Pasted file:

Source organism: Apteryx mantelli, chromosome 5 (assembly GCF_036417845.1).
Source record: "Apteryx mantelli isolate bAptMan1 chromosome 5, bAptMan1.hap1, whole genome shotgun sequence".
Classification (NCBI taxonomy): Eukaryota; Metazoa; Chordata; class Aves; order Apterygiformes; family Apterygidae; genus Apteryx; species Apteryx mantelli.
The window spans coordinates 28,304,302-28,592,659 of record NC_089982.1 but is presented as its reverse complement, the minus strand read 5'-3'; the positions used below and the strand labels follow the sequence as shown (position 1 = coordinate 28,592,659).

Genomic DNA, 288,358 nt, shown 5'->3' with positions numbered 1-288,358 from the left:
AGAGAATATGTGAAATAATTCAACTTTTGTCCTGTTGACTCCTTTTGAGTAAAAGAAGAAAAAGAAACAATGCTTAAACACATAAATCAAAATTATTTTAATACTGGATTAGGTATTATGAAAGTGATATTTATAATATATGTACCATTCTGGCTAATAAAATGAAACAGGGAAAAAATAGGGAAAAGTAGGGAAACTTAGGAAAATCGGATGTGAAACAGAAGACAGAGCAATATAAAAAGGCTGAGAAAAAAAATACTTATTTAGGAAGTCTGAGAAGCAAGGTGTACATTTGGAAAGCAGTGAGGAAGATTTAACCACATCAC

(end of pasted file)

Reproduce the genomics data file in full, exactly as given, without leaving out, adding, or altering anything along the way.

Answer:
Source organism: Apteryx mantelli, chromosome 5 (assembly GCF_036417845.1).
Source record: "Apteryx mantelli isolate bAptMan1 chromosome 5, bAptMan1.hap1, whole genome shotgun sequence".
Classification (NCBI taxonomy): Eukaryota; Metazoa; Chordata; class Aves; order Apterygiformes; family Apterygidae; genus Apteryx; species Apteryx mantelli.
The window spans coordinates 28,304,302-28,592,659 of record NC_089982.1 but is presented as its reverse complement, the minus strand read 5'-3'; the positions used below and the strand labels follow the sequence as shown (position 1 = coordinate 28,592,659).

Genomic DNA, 288,358 nt, shown 5'->3' with positions numbered 1-288,358 from the left:
AGAGAATATGTGAAATAATTCAACTTTTGTCCTGTTGACTCCTTTTGAGTAAAAGAAGAAAAAGAAACAATGCTTAAACACATAAATCAAAATTATTTTAATACTGGATTAGGTATTATGAAAGTGATATTTATAATATATGTACCATTCTGGCTAATAAAATGAAACAGGGAAAAAATAGGGAAAAGTAGGGAAACTTAGGAAAATCGGATGTGAAACAGAAGACAGAGCAATATAAAAAGGCTGAGAAAAAAAATACTTATTTAGGAAGTCTGAGAAGCAAGGTGTACATTTGGAAAGCAGTGAGGAAGATTTAACCACATCAC